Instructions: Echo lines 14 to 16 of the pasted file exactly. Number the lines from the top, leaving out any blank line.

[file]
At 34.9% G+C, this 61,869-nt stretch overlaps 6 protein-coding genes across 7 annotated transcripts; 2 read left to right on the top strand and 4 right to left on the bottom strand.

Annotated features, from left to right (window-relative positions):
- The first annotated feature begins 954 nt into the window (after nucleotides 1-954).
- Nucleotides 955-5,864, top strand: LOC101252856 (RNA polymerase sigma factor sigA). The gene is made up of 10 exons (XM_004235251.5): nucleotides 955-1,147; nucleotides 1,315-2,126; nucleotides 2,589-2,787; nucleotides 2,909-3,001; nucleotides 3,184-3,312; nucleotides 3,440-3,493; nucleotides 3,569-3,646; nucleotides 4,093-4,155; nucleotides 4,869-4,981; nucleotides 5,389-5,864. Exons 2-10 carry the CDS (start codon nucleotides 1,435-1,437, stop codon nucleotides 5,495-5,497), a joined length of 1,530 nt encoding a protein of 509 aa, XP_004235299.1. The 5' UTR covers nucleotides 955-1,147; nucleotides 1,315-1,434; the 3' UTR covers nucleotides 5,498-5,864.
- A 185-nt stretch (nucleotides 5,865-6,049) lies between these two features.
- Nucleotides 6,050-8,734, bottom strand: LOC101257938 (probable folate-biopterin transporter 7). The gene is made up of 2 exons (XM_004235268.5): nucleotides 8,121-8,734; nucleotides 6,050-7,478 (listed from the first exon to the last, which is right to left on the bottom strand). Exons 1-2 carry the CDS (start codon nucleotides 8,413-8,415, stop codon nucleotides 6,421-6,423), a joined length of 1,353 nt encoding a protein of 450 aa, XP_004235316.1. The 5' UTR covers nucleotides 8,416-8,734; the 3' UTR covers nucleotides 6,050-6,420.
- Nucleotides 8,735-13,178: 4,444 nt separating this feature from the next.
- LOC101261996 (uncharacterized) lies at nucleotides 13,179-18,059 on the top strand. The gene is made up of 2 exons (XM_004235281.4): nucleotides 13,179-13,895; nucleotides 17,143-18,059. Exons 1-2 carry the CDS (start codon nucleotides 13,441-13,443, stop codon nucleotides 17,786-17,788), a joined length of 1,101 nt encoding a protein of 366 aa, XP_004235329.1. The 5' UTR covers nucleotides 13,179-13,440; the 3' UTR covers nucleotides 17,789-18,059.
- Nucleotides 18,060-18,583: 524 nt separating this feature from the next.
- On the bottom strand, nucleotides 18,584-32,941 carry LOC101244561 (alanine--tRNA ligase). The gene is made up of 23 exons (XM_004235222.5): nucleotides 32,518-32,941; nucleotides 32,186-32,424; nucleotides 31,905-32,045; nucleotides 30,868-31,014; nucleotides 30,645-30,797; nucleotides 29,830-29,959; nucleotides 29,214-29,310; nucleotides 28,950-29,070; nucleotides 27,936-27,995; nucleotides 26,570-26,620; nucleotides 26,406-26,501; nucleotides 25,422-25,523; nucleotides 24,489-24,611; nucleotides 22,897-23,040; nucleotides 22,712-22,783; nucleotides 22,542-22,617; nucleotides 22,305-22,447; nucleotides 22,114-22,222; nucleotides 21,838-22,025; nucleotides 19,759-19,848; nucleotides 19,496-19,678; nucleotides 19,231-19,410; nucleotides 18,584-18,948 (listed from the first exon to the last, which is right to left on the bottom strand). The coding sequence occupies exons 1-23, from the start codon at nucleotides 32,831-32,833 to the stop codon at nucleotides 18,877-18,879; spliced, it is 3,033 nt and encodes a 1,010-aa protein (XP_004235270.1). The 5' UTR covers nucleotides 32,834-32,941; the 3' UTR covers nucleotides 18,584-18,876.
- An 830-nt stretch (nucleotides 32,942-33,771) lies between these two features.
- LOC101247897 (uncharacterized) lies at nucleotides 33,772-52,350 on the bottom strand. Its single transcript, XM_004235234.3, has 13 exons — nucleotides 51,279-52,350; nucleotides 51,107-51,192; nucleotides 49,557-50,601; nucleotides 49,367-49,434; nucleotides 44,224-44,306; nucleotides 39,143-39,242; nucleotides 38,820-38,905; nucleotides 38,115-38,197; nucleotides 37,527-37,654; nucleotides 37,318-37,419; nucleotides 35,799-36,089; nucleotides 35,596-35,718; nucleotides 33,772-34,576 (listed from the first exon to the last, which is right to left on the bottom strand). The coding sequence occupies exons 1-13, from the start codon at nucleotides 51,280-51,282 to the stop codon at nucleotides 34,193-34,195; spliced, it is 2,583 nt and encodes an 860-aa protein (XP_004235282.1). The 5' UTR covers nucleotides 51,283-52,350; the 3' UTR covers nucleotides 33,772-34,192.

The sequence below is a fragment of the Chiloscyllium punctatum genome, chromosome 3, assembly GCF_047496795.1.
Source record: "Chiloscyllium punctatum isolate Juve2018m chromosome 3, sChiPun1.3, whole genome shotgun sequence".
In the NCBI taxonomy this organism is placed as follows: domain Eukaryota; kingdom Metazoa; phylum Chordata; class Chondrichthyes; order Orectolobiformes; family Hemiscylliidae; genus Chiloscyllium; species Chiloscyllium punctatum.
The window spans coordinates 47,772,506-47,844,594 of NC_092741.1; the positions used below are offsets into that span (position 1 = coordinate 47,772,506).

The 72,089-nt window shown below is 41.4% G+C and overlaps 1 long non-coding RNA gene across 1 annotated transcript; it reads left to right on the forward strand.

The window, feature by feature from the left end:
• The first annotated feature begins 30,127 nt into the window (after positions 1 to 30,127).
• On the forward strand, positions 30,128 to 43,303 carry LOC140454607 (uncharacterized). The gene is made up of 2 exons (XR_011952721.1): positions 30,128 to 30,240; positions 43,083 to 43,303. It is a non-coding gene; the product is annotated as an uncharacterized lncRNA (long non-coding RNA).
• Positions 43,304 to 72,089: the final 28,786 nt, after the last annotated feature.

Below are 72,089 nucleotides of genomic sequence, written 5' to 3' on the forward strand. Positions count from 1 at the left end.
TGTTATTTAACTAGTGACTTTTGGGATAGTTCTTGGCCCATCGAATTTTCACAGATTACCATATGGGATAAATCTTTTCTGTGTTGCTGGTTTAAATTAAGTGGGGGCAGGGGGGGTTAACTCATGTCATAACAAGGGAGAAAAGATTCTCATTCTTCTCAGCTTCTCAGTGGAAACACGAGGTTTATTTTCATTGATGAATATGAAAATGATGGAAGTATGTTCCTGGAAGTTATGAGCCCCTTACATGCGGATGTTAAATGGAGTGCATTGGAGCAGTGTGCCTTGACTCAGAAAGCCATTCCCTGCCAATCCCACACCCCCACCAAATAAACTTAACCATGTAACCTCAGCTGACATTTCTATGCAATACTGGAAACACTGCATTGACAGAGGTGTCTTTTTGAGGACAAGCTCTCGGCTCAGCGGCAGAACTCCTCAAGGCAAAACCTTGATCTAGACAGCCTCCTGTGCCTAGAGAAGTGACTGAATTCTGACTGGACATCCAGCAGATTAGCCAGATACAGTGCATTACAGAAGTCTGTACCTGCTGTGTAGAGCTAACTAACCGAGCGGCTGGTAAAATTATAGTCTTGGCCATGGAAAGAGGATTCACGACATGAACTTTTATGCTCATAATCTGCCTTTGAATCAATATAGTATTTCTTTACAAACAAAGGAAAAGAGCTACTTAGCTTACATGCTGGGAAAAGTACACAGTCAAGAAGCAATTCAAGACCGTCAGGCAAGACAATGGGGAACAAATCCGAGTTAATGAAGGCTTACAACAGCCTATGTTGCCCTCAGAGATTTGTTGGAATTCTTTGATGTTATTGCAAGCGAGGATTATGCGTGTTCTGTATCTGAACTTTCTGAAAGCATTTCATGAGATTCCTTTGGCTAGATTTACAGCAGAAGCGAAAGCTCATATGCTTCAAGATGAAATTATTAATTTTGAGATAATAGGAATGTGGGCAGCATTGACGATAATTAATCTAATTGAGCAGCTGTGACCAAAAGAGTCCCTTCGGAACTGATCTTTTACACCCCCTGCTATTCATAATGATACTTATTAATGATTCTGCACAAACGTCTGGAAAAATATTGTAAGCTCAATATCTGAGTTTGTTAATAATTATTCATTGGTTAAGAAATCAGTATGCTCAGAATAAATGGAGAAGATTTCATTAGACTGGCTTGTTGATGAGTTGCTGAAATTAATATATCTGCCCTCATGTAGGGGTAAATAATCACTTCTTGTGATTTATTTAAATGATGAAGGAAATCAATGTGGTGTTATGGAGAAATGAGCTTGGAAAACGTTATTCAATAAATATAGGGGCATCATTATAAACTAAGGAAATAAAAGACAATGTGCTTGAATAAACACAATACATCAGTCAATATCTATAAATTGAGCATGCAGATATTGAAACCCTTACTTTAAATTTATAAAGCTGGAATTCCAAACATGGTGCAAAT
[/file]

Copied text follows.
Source record: "Chiloscyllium punctatum isolate Juve2018m chromosome 3, sChiPun1.3, whole genome shotgun sequence".
In the NCBI taxonomy this organism is placed as follows: domain Eukaryota; kingdom Metazoa; phylum Chordata; class Chondrichthyes; order Orectolobiformes; family Hemiscylliidae; genus Chiloscyllium; species Chiloscyllium punctatum.
The window spans coordinates 47,772,506-47,844,594 of NC_092741.1; the positions used below are offsets into that span (position 1 = coordinate 47,772,506).